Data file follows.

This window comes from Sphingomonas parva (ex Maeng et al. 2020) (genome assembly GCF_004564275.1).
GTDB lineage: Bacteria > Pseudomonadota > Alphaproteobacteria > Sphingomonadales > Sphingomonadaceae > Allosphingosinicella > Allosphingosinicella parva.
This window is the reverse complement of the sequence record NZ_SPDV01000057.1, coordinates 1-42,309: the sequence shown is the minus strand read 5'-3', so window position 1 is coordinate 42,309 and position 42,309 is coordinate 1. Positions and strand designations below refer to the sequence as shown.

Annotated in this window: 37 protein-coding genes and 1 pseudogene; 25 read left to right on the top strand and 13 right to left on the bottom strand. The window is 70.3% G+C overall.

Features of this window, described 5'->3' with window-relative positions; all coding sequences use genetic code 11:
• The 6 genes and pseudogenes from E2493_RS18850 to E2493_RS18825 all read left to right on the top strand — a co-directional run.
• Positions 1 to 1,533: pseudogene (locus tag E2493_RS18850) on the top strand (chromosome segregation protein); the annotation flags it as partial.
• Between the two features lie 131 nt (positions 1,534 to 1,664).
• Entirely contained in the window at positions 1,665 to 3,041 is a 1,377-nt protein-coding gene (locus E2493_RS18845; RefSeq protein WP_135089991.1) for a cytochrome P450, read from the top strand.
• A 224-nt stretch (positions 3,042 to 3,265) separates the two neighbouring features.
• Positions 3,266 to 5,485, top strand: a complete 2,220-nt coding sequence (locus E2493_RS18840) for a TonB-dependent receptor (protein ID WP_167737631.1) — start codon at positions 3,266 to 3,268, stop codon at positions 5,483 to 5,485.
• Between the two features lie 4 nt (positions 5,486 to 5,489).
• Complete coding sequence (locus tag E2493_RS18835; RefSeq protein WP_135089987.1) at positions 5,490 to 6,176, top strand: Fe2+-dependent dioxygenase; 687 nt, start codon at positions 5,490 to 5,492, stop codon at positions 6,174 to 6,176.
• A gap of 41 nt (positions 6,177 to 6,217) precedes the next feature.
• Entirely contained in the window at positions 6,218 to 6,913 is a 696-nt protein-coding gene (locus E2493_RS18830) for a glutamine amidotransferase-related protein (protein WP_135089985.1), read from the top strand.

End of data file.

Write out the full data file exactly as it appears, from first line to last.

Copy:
This window comes from Sphingomonas parva (ex Maeng et al. 2020) (genome assembly GCF_004564275.1).
GTDB lineage: Bacteria > Pseudomonadota > Alphaproteobacteria > Sphingomonadales > Sphingomonadaceae > Allosphingosinicella > Allosphingosinicella parva.
This window is the reverse complement of the sequence record NZ_SPDV01000057.1, coordinates 1-42,309: the sequence shown is the minus strand read 5'-3', so window position 1 is coordinate 42,309 and position 42,309 is coordinate 1. Positions and strand designations below refer to the sequence as shown.

Annotated in this window: 37 protein-coding genes and 1 pseudogene; 25 read left to right on the top strand and 13 right to left on the bottom strand. The window is 70.3% G+C overall.

Features of this window, described 5'->3' with window-relative positions; all coding sequences use genetic code 11:
• The 6 genes and pseudogenes from E2493_RS18850 to E2493_RS18825 all read left to right on the top strand — a co-directional run.
• Positions 1 to 1,533: pseudogene (locus tag E2493_RS18850) on the top strand (chromosome segregation protein); the annotation flags it as partial.
• Between the two features lie 131 nt (positions 1,534 to 1,664).
• Entirely contained in the window at positions 1,665 to 3,041 is a 1,377-nt protein-coding gene (locus E2493_RS18845; RefSeq protein WP_135089991.1) for a cytochrome P450, read from the top strand.
• A 224-nt stretch (positions 3,042 to 3,265) separates the two neighbouring features.
• Positions 3,266 to 5,485, top strand: a complete 2,220-nt coding sequence (locus E2493_RS18840) for a TonB-dependent receptor (protein ID WP_167737631.1) — start codon at positions 3,266 to 3,268, stop codon at positions 5,483 to 5,485.
• Between the two features lie 4 nt (positions 5,486 to 5,489).
• Complete coding sequence (locus tag E2493_RS18835; RefSeq protein WP_135089987.1) at positions 5,490 to 6,176, top strand: Fe2+-dependent dioxygenase; 687 nt, start codon at positions 5,490 to 5,492, stop codon at positions 6,174 to 6,176.
• A gap of 41 nt (positions 6,177 to 6,217) precedes the next feature.
• Entirely contained in the window at positions 6,218 to 6,913 is a 696-nt protein-coding gene (locus E2493_RS18830) for a glutamine amidotransferase-related protein (protein WP_135089985.1), read from the top strand.